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To repair Karlie’s weakened heart, her care team turned to a 3-D printer

Karlie needed a transcatheter aortic valve replacement (TAVR), but her care team had concerns. So they used a 3-D printer to create exact replicas of Karlie’s heart.
University of Minnesota Health care providers thought Karlie Gause could benefit from a transcatheter aortic valve replacement (TAVR). To ensure she was a viable candidate, they used a 3-D printer to make exact replicas of Karlie's heart.

It was an unusual case. 

Forty years after undergoing rigorous chemotherapy to treat Hodgkin’s lymphoma, Karlie Gause's aortic valve—which controls blood flow out of the heart—was failing. Because of side effects caused by chemotherapy and radiation, her breathing was extremely difficult, which led to constant fatigue. Everyday activities were nearly impossible.

“The chemo and radiation saved my life, but also weakened other parts of my body,” Gause said. “Two years ago, my quality of life took a turn for the worst and I knew something needed to change.”

After trying all available medications with little success, her doctors suggested she explore a procedure called transcatheter aortic valve replacement, or TAVR for short. During the procedure, a new valve is inserted into your heart via a catheter. Then the new valve is mounted on a stent frame and placed within the diseased valve, eliminating the need for open-heart surgery.

At first, Karlie did not appear to be a viable candidate. Unlike most TAVR candidates, her aortic valve did not have calcification and plaque build-up, conditions that typically warrant this procedure. Without the usual leaflet calcification, the clinical team was worried that the artificial valve would not hold in place.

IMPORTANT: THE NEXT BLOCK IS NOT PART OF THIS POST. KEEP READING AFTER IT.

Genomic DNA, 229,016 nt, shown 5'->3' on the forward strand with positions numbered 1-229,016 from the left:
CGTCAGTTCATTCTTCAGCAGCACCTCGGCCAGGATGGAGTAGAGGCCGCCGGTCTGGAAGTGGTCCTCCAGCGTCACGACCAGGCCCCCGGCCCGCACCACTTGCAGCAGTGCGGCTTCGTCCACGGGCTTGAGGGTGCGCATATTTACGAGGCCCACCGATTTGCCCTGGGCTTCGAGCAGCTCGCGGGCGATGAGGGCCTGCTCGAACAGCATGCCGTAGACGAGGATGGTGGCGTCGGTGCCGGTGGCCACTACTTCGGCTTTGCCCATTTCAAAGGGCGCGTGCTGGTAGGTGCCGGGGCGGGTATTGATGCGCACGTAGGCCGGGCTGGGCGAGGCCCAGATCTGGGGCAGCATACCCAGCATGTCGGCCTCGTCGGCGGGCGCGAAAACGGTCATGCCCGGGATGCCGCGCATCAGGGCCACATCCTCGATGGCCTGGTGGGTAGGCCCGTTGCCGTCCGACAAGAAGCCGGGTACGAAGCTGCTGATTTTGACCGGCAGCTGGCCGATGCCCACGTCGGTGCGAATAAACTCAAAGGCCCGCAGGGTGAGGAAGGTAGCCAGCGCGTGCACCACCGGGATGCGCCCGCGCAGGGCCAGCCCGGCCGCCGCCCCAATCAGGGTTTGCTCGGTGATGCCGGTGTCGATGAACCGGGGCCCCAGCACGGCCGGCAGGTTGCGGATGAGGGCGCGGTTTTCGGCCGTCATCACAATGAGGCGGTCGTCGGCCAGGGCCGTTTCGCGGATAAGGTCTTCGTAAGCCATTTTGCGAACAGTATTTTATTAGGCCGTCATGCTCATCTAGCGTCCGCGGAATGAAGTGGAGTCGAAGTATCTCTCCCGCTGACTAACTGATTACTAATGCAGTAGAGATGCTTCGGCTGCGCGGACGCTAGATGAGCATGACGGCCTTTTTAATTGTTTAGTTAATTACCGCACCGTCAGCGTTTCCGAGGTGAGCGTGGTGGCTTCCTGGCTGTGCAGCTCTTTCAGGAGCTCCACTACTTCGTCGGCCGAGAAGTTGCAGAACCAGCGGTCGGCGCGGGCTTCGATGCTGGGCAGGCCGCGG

Still, her referring physician was hopeful that University of Minnesota Health Heart Care experts would be able to find a workable solution.

“I’m a realistic person and knew that my situation wasn’t like most people who need TAVR,” said Gause. “So when I went to visit University of Minnesota Health, I didn’t get my hopes up.”

Academic Medicine in Action

M Health Interventional Cardiologist Greg Helmer, MD, needed a definitive answer before moving forward with the procedure. Knowing the 3-D printing capabilities of the University of Minnesota, Helmer turned to Paul Iaizzo, professor within the university’s medical school and director of the Visible Heart® Laboratory.

Iaizzo’s research team then printed several exact replicas of Karlie’s heart using soft, malleable material to mimic her heart anatomy.

“We have unique capabilities within the Visible Heart Lab and our research team uses 3-D printing for various applications with the goal of advancing medicine” said Iaizzo. “We hope that for clinical teams to have such a resource like this is something that will aid in improved care delivery.”

Learn more about University of Minnesota Health Heart Care services.

The lab’s graduate students along with the clinical team implanted various sized artificial valves in the 3-D model—exploring each devices' optimal placement in the replica organ—to learn which valve placement option would work best for Karlie’s heart. Contrary to the care group’s hypothesis, the larger valve appeared to be an ideal fit, giving Helmer and his TAVR team the confidence to proceed with Karlie’s procedure.

“There were differing opinions on this case, which was fairly unusual,” said Helmer. “But, we brought the best minds and technology together to make sure our approach was best for the patient.”

A Heartening Success

On March 4, 2016, Karlie received her new aortic valve. While she was in recovery, Helmer told Karlie’s husband Gary Pelcl that an exact 3-D printed model of her heart was used to test numerous valves to ensure a favorable outcome. After the brief description, Gary wanted to keep the heart model as a souvenir. 

In less than a week, Karlie returned to work. She can now do things that most people take for granted, like walking up stairs and shopping for groceries. 

“I could feel a big difference shortly after the procedure,” Karlie said. “I hope other patients will be able to experience the benefits of 3-D printing in healthcare too.”